Stroud-based firms burnt in the pocket for illegal bonfires
By James Young | 26th July 2019
Illegally burning commercial waste has landed three Stroud-based companies in hot water and led to nearly £10,000 in fines being issued by Stroud District Council.
The council's environmental health officers have brought successful prosecutions against KB Coaches Ltd, AMPM247 and Standish Court Farm after all three were caught burning waste.
In January, officers visited KB Coaches in Eastington and discovered a large fire on which waste materials including plastics were being burnt and which was emitting thick black smoke.
The company pleased guilty at a hearing on July 1 and was fined £4,427.
The Magistrate hearing the case considered the offence to be serious, pointing to the size of the fire and noxious materials being burnt and the danger of the fumes to anyone exposed.
Reference was also made to the potential for causing significant environmental problems.
in March, a visit by officers to Stanley Downton saw another fire where the fabric of a temporary building was being burnt by AMPM247 Limited a construction company working at the site.
The company pleased guilty to two offences on Junly 22 and was fined a total of £3,837.
The company had environmental policies in place but accepted that they had not been complied with in this instance and was responsible.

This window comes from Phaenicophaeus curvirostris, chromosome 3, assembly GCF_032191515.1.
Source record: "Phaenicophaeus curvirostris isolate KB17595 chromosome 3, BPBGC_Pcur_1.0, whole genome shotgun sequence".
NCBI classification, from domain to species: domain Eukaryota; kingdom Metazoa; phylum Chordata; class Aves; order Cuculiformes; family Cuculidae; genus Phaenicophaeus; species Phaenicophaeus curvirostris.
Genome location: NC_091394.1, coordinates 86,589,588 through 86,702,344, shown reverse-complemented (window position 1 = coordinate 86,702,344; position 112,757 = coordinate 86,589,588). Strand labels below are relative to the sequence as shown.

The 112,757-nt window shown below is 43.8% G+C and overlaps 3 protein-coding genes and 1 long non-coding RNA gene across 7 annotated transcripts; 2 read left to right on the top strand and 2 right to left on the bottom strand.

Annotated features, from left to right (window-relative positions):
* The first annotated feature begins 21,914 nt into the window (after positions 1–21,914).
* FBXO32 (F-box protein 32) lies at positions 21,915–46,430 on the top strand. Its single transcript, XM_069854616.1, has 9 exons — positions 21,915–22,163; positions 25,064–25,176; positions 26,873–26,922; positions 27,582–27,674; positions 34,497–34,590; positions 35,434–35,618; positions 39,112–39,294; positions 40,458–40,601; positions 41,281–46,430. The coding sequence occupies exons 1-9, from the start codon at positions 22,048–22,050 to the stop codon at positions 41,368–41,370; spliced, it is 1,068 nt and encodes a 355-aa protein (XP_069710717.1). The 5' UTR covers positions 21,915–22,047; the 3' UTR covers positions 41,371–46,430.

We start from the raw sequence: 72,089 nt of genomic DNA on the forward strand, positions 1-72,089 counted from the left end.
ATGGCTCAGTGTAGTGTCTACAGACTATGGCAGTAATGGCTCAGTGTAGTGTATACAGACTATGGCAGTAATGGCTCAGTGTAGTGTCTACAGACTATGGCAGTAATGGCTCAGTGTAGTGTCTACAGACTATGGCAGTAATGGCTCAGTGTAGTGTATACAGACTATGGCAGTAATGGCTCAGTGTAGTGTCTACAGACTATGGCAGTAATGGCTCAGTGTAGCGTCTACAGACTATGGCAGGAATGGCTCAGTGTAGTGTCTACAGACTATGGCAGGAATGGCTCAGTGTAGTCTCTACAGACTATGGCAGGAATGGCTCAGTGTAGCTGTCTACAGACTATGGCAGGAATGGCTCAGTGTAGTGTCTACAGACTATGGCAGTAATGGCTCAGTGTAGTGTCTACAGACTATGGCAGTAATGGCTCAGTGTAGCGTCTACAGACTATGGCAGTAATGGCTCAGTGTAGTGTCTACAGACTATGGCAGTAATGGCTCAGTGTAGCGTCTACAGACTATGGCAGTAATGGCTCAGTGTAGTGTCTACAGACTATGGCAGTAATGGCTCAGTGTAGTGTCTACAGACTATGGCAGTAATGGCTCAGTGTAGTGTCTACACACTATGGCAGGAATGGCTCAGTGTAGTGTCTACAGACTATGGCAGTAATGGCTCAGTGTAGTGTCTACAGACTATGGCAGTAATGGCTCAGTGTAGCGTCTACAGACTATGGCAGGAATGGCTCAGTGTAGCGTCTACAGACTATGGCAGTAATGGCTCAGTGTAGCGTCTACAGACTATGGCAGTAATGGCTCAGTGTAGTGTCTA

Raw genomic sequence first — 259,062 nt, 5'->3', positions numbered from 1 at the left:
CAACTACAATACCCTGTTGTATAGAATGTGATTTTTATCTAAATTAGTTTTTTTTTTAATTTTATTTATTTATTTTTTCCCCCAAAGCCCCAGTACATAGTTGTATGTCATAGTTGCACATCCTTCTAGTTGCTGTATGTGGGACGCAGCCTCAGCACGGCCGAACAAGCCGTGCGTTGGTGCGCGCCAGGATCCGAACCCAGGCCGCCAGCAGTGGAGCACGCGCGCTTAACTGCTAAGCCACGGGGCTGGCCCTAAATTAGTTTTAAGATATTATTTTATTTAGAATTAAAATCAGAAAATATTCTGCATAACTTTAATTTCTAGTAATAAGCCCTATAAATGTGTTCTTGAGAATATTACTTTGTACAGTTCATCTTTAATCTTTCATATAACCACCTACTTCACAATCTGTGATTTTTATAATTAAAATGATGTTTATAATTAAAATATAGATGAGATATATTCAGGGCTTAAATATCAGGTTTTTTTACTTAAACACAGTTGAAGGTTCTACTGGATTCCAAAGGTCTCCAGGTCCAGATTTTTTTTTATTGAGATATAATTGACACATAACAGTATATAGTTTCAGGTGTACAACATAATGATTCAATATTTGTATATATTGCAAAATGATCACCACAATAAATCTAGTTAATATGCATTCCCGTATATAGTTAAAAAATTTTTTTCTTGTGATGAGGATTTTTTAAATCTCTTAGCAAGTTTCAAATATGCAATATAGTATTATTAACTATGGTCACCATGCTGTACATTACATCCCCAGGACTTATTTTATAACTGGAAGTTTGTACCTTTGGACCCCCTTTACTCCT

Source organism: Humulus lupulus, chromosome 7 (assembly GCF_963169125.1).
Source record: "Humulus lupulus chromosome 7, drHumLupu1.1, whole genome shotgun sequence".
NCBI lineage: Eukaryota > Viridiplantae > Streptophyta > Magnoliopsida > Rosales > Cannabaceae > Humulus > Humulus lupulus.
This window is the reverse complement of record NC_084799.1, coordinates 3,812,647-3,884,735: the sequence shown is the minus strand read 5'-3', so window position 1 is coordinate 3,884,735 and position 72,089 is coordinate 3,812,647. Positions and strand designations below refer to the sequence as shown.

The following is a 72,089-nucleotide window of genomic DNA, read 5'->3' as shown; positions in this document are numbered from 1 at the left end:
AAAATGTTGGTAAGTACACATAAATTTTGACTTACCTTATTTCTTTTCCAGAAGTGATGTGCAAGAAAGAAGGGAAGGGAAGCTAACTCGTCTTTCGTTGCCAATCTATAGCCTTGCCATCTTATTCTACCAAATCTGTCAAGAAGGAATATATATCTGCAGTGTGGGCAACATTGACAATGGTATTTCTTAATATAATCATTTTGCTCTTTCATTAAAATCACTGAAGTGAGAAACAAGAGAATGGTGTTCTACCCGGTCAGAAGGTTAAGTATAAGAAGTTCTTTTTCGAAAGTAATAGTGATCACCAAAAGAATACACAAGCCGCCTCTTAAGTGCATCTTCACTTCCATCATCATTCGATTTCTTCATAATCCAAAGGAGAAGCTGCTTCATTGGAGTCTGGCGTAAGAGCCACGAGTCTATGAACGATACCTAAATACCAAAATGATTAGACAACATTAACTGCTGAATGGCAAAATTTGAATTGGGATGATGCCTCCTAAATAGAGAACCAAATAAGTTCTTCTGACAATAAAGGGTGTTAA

The Magistrates commented that the fine should encourage the company to review its policies to ensure there was no repeat.
A month later, an officer visited Standish Court Farm where he witnessed a large fire which contained plastic pallets.
Because of the nature of the fire, the Fire Service had to be called to bring it under control.
At court on July 22, Mr Stevens of Standish Court Farm pleaded guilty an was fined a total of £994.
The burning of commercial waste is strictly controlled and can be an offence unless carried out under an Environmental Permit or via a formal exemption.
The emission of dark smoke from bonfires on industrial or trade premises also constitutes an offence under the Clean Air Act 1993.
Waste bonfires often contain materials which, when burnt, give off particularly unpleasant smoke and fumes which can be both distressing and potentially harmful.
Speaking after the successful prosecutions, Councillor Simon Pickering, Chair of Stroud District Council's Environment Committee said: "The council takes air pollution control very seriously and is committed to catching offenders and taking them to court, where appropriate.
"We would please encourage members of the public to alert us to any further incidents of this kind."
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